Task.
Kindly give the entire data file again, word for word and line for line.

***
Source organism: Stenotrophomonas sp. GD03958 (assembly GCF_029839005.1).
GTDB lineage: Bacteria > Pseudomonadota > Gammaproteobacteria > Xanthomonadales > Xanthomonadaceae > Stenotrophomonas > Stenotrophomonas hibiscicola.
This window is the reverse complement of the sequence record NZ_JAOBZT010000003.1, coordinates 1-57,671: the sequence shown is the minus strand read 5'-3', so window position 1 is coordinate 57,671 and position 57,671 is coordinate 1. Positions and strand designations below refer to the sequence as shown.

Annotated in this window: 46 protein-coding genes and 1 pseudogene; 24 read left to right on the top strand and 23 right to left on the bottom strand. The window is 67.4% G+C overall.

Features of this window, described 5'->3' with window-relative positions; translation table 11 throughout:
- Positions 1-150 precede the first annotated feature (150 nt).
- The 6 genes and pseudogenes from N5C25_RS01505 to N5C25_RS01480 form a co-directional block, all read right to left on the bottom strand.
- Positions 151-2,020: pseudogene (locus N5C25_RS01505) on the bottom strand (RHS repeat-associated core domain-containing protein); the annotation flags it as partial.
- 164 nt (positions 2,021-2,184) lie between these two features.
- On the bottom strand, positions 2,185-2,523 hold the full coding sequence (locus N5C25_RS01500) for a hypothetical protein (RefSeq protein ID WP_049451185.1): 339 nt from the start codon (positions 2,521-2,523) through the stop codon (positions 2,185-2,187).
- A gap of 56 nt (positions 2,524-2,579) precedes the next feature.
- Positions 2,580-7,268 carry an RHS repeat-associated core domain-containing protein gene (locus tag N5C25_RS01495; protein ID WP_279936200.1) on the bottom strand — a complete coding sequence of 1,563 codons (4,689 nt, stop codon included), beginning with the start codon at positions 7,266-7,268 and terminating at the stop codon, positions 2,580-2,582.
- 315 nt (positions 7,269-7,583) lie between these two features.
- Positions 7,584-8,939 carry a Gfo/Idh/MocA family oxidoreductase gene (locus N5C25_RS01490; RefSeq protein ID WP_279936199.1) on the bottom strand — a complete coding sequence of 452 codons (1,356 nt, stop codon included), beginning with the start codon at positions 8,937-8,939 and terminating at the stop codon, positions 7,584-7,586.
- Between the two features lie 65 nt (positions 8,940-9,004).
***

Source organism: Stenotrophomonas sp. GD03958 (assembly GCF_029839005.1).
GTDB lineage: Bacteria > Pseudomonadota > Gammaproteobacteria > Xanthomonadales > Xanthomonadaceae > Stenotrophomonas > Stenotrophomonas hibiscicola.
This window is the reverse complement of the sequence record NZ_JAOBZT010000003.1, coordinates 1-57,671: the sequence shown is the minus strand read 5'-3', so window position 1 is coordinate 57,671 and position 57,671 is coordinate 1. Positions and strand designations below refer to the sequence as shown.

Annotated in this window: 46 protein-coding genes and 1 pseudogene; 24 read left to right on the top strand and 23 right to left on the bottom strand. The window is 67.4% G+C overall.

Features of this window, described 5'->3' with window-relative positions; translation table 11 throughout:
- Positions 1-150 precede the first annotated feature (150 nt).
- The 6 genes and pseudogenes from N5C25_RS01505 to N5C25_RS01480 form a co-directional block, all read right to left on the bottom strand.
- Positions 151-2,020: pseudogene (locus N5C25_RS01505) on the bottom strand (RHS repeat-associated core domain-containing protein); the annotation flags it as partial.
- 164 nt (positions 2,021-2,184) lie between these two features.
- On the bottom strand, positions 2,185-2,523 hold the full coding sequence (locus N5C25_RS01500) for a hypothetical protein (RefSeq protein ID WP_049451185.1): 339 nt from the start codon (positions 2,521-2,523) through the stop codon (positions 2,185-2,187).
- A gap of 56 nt (positions 2,524-2,579) precedes the next feature.
- Positions 2,580-7,268 carry an RHS repeat-associated core domain-containing protein gene (locus tag N5C25_RS01495; protein ID WP_279936200.1) on the bottom strand — a complete coding sequence of 1,563 codons (4,689 nt, stop codon included), beginning with the start codon at positions 7,266-7,268 and terminating at the stop codon, positions 2,580-2,582.
- 315 nt (positions 7,269-7,583) lie between these two features.
- Positions 7,584-8,939 carry a Gfo/Idh/MocA family oxidoreductase gene (locus N5C25_RS01490; RefSeq protein ID WP_279936199.1) on the bottom strand — a complete coding sequence of 452 codons (1,356 nt, stop codon included), beginning with the start codon at positions 8,937-8,939 and terminating at the stop codon, positions 7,584-7,586.
- Between the two features lie 65 nt (positions 8,940-9,004).